FRANKFORT, Ky. (AP) - Gov. Ernie Fletcher's first campaign commercial this year compares the investigation of his administration's hiring practices to being confronted by schoolyard bullies and proclaims that he never flinched and ultimately won.
The 60-second spot debuting Tuesday says Fletcher stayed focused on his job during the legal turmoil overshadowing much of his term. The ad boasts of a strong economy, a budget surplus, more roads and tax breaks during the governor's tenure.
The message is that in spite of "the most vicious negative attacks, the governor worked through it all, kept his eye on the ball and continued to do his job," Fletcher campaign manager Marty Ryall said Monday in previewing the ad.
Even before reaching the airwaves, the ad drew quick criticism from another campaign. A senior adviser to former five-term U.S. Rep. Anne Northup of Louisville, one of Fletcher's rivals in the Republican primary, said the governor was trying to "play the `pity card"' and called it an insult to voters.
"Since he has never taken responsibility for the transgressions of his administration, his campaign theme should be, `The buck doesn't stop here," Northup adviser Ted Jackson said. "He takes credit for everything and responsibility for nothing."
The Fletcher commercial will run for a week to 10 days on network television in the Louisville, Lexington and Bowling Green media markets and on cable nearly everywhere else in Kentucky, Ryall said.
The initial Fletcher ad comes in what's shaping up as a high-spending and potentially hard-hitting race for the GOP nomination for governor. Ryall said Fletcher will continue to have a "consistent presence on the airwaves."
Fletcher's challengers in the May 22 primary are Northup and Paducah businessman Billy Harper, who has been running ads for months.
Four years ago, Fletcher ran for governor promising to "clean up the mess" in Frankfort - a reference to scandals under Democratic administrations.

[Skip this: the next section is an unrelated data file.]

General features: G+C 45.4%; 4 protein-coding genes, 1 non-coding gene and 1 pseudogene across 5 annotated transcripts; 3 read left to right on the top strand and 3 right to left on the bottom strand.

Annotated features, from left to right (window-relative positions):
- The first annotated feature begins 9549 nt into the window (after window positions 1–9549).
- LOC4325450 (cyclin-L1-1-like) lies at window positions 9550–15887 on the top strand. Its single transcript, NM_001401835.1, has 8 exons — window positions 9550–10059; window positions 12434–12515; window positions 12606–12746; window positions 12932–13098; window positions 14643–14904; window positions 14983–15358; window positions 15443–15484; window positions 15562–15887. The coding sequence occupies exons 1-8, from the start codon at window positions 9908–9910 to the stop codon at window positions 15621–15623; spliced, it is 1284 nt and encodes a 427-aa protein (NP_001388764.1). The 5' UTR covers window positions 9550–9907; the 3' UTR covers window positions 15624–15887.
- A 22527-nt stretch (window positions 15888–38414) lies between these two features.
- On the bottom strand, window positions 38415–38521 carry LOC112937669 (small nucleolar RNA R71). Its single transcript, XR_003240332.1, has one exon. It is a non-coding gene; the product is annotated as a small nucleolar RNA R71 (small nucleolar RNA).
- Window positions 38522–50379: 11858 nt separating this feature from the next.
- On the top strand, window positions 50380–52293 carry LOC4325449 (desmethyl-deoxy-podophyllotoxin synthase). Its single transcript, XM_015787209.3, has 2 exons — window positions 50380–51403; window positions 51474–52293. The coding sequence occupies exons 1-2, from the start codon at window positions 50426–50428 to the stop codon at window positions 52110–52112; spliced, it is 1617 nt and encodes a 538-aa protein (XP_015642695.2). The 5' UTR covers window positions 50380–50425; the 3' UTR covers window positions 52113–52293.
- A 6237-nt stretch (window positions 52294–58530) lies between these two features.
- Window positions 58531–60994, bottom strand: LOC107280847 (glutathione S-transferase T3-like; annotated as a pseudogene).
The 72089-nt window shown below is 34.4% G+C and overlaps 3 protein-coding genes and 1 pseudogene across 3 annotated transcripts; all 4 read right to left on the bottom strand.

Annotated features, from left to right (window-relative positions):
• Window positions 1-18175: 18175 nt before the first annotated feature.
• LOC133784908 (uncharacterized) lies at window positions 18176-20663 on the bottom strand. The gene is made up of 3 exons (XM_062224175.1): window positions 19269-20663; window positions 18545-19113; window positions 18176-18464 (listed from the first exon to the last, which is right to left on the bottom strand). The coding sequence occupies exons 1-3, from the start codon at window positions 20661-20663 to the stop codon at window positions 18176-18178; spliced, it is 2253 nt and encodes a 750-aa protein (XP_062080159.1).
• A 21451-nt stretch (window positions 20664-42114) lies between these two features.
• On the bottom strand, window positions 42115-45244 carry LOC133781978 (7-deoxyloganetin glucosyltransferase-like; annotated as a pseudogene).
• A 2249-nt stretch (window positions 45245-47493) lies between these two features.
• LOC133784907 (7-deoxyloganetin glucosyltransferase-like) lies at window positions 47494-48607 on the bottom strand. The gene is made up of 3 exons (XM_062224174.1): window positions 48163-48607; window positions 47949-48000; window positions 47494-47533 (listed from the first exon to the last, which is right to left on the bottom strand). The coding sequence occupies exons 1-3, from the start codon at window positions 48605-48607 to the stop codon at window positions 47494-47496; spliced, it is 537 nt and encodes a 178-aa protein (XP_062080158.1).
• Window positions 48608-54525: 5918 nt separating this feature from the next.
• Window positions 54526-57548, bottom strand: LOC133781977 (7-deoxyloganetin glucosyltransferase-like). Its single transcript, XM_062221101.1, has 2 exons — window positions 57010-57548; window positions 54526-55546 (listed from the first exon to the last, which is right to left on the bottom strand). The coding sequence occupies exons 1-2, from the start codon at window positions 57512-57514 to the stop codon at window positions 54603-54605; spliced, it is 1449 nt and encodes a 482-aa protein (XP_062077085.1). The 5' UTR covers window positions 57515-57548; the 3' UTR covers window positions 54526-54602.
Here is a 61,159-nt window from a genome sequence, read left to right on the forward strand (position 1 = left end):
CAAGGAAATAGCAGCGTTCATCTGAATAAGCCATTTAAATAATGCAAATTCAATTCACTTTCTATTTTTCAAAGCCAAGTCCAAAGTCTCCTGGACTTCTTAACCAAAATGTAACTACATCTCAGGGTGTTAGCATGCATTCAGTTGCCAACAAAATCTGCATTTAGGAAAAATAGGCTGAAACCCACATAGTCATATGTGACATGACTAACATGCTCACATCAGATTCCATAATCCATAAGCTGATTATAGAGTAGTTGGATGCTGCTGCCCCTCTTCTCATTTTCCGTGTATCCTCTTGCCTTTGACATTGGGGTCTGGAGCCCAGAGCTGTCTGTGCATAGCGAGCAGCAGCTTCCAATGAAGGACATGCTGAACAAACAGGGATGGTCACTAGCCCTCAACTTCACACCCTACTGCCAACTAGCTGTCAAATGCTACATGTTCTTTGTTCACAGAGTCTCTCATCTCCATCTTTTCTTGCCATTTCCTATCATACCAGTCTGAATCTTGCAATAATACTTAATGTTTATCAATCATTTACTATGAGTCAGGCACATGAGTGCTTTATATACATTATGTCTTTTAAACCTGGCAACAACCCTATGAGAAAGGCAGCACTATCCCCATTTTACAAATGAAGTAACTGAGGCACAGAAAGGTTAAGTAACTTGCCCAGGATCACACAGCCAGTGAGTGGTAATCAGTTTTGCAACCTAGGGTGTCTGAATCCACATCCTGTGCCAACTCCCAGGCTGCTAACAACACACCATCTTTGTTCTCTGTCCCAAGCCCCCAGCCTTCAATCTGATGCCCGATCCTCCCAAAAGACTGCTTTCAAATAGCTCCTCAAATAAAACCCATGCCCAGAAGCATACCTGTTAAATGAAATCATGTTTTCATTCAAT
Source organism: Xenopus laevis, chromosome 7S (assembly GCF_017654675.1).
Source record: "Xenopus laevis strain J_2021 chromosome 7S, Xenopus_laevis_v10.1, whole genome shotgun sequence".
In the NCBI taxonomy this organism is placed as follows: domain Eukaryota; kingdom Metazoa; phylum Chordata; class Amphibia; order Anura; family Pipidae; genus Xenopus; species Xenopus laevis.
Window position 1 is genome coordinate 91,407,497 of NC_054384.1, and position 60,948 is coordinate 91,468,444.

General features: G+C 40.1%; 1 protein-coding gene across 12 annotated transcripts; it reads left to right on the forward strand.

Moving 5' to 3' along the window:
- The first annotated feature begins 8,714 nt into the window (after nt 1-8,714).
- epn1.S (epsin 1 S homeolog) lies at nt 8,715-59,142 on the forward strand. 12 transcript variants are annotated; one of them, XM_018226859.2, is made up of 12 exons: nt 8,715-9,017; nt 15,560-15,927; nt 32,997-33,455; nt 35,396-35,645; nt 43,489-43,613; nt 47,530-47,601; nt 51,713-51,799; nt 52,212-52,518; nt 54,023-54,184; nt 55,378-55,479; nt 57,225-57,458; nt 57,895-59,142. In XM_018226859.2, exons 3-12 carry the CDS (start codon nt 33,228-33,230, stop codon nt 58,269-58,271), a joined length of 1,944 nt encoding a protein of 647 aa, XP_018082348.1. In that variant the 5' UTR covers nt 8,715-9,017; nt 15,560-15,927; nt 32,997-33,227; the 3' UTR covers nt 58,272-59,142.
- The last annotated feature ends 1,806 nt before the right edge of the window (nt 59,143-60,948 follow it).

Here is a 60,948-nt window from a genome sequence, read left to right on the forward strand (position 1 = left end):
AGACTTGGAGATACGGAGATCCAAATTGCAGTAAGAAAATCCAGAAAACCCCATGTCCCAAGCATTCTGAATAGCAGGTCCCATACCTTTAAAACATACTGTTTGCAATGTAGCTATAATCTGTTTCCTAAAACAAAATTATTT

Now he's hoping to overcome the legal problems threatening his political career. His challengers insist he's been too wounded politically to win another term.
The governor was indicted last year on charges that he illegally rewarded political supporters with protected state jobs. The indictment was dismissed in a deal with prosecutors, but a special grand jury later issued its findings in the case, saying Fletcher had approved a "widespread and coordinated plan" to skirt state hiring laws.
Fletcher's commercial opens by showing schoolyard bullies shouting at a book-toting youth who keeps his head up and walks through the group unharmed - an apparent reference to the hiring probe. A narrator says, "Day after day he took it, didn't flinch because fighting is not his way. But he got where he was going. He held his head high. So in his own determined way, he won."
Ryall wouldn't say who the young bullies represent. "We'll leave that to the viewers' interpretation," he said.
The ad later shows Fletcher at work in his Capitol office and boasts of accomplishments on a range of issues during his tenure. Later, in another reference to the probe, the narrator says, "It's behind us now, and Kentucky's a better place because Ernie came out with his head held high and Kentucky won."
Harper, who was Fletcher's finance chairman in 2003, has run TV ads since last October to introduce himself to voters. The spots stressed his support for education and opposition to pork spending and the state alternative minimum tax on businesses.
Stan Pulliam, Harper's campaign manager, said Monday that Fletcher was trying to define himself to voters. He added that it won't be an easy task.
"We firmly believe that the governor is not electable in November, so he does have a lot of work to do," Pulliam said.
Copyright 2007 by The Associated Press. All Rights Reserved